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How structural change is transforming the rules within economics, politics and society – and what really matters now

It's no secret. Innovation has a key impact on growth. In the 18th century, it was the invention of the steam engine; in the recent past it has been the development of digital technology that has transformed, and will continue to transform, our methods of production and our lives. The quest to not only maintain, but also increase, the rate of growth results in more severe negative impacts – whether that be the depletion of natural resources and the associated environmental problems, or debt and inequality, which lead to polarised societies. Radical structural change is transforming the rules within economics, politics and society noticeably. In many instances, though, the focus continues to be purely on production itself and the consumer, and not as hoped on society as a whole and its “responsibility”. This approach is not necessarily conducive to the wellbeing of us all as individuals, and may lead to economic instability and societies that are deeply divided. The debate around “inclusive growth” makes this clear. The current coronavirus pandemic has brought sharply into focus the ways in which our economies and societies have changed.

 

At the same time, due to a slowdown in the growth of productivity, as well as environmental deterioration, market saturation and demographic changes, it is becoming more difficult to achieve desirable “growth” according to the former definition of the term. Thus growth can remain an illusion for many. But why is this, and what are the general changes that need to be discussed?

“Societies have a duty to establish sustainable economies and thus bring societal aspects into line with the concerns of both enterpriseand the environment”

Markus Müller

The practice of using GDP to measure growth was never intended to measure a society’s wellbeing. GDP is purely a performance indicator. Goodhart’s Law helps us to understand this – when a measure becomes a target, it ceases to be a good measure. Furthermore, there is no clear correlation between GDP, wealth and satisfaction. Seneca the Younger, a Roman philosopher who lived at around the time of the birth of Christ, argued that virtue brought true happiness. Is that the opposite of today’s understanding of growth?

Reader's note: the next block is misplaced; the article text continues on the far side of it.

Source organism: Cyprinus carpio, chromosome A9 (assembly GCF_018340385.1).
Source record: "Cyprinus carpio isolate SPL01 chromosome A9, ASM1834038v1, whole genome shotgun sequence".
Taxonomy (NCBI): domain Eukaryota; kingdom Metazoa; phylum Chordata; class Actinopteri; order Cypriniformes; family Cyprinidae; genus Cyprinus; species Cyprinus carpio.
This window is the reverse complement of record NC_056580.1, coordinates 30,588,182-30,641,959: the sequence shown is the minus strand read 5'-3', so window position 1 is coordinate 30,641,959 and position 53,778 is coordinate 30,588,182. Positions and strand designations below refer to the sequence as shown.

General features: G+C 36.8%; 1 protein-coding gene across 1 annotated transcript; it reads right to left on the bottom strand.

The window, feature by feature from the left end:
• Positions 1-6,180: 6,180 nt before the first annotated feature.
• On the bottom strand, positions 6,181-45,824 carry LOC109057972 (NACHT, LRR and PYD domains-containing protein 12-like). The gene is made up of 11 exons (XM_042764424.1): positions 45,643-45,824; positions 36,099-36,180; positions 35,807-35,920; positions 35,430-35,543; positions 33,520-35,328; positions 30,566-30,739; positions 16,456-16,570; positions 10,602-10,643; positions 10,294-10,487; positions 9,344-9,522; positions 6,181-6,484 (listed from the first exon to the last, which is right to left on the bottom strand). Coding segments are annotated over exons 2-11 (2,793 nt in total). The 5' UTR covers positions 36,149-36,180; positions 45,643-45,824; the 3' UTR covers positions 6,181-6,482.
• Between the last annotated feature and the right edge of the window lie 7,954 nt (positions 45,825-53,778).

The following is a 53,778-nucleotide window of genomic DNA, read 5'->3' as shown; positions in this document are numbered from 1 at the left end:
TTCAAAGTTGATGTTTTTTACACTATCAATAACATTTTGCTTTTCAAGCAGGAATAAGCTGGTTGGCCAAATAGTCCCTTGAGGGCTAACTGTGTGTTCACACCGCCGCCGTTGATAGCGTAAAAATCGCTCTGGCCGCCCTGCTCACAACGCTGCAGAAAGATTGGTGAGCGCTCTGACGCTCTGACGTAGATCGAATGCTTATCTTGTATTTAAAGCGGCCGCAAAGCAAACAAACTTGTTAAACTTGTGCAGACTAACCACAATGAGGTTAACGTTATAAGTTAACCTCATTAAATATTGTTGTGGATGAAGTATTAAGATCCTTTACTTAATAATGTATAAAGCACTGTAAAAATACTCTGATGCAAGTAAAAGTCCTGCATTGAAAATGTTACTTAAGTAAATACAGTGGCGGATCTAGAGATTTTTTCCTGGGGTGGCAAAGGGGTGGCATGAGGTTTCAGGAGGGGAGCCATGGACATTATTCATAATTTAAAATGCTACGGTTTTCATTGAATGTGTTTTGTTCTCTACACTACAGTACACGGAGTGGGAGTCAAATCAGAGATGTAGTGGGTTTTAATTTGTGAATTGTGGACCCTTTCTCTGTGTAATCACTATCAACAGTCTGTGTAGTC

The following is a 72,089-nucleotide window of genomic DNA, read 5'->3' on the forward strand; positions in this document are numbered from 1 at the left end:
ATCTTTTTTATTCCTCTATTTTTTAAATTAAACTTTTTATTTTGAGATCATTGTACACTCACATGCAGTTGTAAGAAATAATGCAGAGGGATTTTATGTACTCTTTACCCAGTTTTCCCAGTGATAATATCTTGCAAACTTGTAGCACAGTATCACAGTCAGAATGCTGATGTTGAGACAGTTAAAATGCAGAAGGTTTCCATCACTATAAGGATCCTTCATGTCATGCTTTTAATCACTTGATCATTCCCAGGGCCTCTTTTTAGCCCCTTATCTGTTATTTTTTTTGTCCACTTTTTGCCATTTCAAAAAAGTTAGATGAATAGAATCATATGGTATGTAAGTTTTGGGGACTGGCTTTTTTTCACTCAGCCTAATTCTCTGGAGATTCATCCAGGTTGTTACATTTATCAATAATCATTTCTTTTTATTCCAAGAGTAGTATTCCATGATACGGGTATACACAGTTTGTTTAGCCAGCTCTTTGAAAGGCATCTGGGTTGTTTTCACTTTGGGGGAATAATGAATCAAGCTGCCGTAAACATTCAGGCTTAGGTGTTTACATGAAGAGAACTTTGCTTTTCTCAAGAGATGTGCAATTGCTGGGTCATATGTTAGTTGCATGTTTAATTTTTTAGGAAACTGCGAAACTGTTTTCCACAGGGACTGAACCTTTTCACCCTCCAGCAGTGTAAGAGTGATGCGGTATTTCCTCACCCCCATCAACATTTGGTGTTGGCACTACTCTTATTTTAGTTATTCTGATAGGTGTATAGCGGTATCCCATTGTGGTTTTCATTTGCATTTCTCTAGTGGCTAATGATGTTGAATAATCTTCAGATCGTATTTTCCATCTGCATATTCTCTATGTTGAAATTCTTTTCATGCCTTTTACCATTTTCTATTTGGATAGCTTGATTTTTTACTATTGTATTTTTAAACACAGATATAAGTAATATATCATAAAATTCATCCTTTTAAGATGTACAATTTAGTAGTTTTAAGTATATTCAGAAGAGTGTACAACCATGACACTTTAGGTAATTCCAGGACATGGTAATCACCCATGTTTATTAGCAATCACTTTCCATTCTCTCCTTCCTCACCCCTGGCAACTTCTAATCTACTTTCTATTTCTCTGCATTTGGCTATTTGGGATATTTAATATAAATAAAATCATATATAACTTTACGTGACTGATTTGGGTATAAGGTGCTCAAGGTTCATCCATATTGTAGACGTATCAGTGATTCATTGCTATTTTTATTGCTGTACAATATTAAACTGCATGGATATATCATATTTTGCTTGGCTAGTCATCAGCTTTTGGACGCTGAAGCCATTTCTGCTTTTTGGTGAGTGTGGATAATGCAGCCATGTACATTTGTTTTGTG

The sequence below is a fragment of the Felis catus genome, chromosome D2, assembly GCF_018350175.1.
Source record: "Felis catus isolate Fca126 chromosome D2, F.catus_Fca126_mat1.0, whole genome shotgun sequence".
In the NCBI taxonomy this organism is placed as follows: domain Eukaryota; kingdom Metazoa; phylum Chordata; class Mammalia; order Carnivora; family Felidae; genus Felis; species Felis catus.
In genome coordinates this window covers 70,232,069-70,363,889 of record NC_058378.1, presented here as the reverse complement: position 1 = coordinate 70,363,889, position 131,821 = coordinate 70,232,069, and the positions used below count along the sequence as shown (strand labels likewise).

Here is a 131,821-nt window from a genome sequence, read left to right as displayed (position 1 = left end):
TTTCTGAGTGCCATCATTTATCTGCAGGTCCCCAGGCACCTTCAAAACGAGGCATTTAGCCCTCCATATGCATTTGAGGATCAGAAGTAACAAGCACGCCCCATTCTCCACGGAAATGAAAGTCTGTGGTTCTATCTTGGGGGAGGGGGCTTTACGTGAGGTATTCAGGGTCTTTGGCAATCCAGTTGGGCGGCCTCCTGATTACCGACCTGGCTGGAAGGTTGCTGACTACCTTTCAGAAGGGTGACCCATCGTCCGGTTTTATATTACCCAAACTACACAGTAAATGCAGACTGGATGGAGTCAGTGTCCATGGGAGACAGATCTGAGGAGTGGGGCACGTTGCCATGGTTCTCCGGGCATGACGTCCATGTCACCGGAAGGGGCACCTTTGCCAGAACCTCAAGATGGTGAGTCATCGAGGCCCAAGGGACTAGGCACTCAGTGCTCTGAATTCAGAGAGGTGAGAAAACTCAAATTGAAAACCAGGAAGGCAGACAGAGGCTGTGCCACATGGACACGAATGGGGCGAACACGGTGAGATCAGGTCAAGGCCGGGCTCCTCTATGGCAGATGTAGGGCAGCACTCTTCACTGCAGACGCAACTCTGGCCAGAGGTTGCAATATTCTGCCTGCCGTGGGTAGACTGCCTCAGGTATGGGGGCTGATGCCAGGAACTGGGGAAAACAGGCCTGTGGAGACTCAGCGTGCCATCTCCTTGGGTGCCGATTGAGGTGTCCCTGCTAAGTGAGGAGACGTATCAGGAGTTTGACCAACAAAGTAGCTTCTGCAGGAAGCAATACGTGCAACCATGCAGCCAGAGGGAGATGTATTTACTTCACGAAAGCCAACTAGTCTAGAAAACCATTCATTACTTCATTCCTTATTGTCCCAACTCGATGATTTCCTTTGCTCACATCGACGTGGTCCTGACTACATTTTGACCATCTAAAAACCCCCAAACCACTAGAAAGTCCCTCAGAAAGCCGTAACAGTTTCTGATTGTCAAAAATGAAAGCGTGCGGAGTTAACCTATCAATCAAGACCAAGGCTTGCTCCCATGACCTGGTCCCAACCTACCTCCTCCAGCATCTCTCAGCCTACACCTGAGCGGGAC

Growth is not a given. The question that needs to be asked is whether growth is necessary for a successful society. The answer is yes and no, not necessarily. Social and environmental indicators should be given higher priority in decision-making. This would be in keeping with the standard that a society in the 21st century should hold itself to. Differences in the development of individual economies need to be taken into account in any assessment so that, from the start, economic development and the creation of a “better” life are firmly based on material foundations. For this reason, any new definition of growth must take into account the level of progress in a particular society. Conscious, systematic decision-making is more than just a means to an end in order to achieve an overarching, positive goal within the Purpose Economy. The additional consideration is aimed at ensuring that, when looking at equitability of impact, a distinction is not merely made between labour- and capital-intensive activities. Rather, impacts should be considered in relation to the following three aspects:

 

1. IMPACT OF INDIVIDUALS

(incl. individuals and companies)

 

2. IMPACT OF POLITICS

(incl. governments and institutions)

 

3. IMPACT OF NATURE

(incl. nature and resources)

 

All factors have in common that they have an impact in economic terms and are not mutually exclusive. Nature makes an enormous contribution and is therefore hugely significant. Societies have a duty to establish sustainable economies and thus bring societal aspects into line with the concerns of both enterprise and the environment. Only in this way will we be in a position to determine the impact of growth at a social and environmental level. Having the courage to commit to sustainable change is key.

 

This article originally appeared in our client magazine WERTE 23, "Acting with purpose".

You can read this article in Italian here.

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